Some of our friends are asking us to remain part of a country that has been unable to defend its territory from the homegrown terrorists of the Islamic State who so recently ravaged our lands — a country that has mismanaged its resources and has failed to pay us the mutually agreed share of the national budget. As a result, over the past few years, Baghdad has brought Kurdistan to its knees financially, rendering us unable to pay our civil servants or the peshmerga soldiers defending Iraq and the world from the Islamic State. We are now hosting well over 1 million displaced Iraqis, as well as more than 200,000 Syrians who have fled sectarian violence and come to our region for protection. Yet the Iraqi government has refused to send funding to care for those citizens either. Rather than trying to convince us not to leave Iraq, the world should have tried harder to ask Iraq to convince us to stay.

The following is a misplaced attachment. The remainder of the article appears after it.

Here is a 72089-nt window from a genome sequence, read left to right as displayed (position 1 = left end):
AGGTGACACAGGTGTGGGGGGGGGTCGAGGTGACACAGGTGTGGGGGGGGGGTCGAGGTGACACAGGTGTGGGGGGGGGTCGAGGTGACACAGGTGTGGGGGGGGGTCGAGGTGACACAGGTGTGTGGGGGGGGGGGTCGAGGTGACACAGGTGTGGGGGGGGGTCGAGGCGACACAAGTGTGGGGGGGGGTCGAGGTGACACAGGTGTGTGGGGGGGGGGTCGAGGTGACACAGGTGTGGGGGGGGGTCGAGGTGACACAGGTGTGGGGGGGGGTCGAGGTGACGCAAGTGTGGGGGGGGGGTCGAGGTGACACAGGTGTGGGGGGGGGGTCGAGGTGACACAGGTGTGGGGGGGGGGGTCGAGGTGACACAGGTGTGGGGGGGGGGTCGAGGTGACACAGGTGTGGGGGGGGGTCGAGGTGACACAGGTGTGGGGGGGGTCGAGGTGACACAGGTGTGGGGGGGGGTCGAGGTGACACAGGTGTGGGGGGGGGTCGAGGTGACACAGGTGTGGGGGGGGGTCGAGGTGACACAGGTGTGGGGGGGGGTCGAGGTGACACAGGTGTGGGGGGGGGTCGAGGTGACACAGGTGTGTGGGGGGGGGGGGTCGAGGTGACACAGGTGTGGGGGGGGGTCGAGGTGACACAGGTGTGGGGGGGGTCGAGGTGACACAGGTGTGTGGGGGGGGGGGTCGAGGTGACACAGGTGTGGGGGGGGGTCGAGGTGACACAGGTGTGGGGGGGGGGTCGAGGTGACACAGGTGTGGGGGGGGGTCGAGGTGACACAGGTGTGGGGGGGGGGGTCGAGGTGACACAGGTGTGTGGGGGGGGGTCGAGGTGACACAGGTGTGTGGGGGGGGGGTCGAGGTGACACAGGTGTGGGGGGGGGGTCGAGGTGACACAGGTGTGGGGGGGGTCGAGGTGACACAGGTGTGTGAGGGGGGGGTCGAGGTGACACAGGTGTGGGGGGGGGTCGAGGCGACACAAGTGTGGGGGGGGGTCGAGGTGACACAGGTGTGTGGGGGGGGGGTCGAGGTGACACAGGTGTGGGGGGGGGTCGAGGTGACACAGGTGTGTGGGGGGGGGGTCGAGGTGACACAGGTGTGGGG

Yes, Kurdistan’s democracy is imperfect; our governance, institutions and political leadership have their flaws. But we are committed to economic prosperity, to transparency and accountability, and, above all, to the safety and protection of our citizens. We have far more of the building blocks for new institutions in place than many other new nations.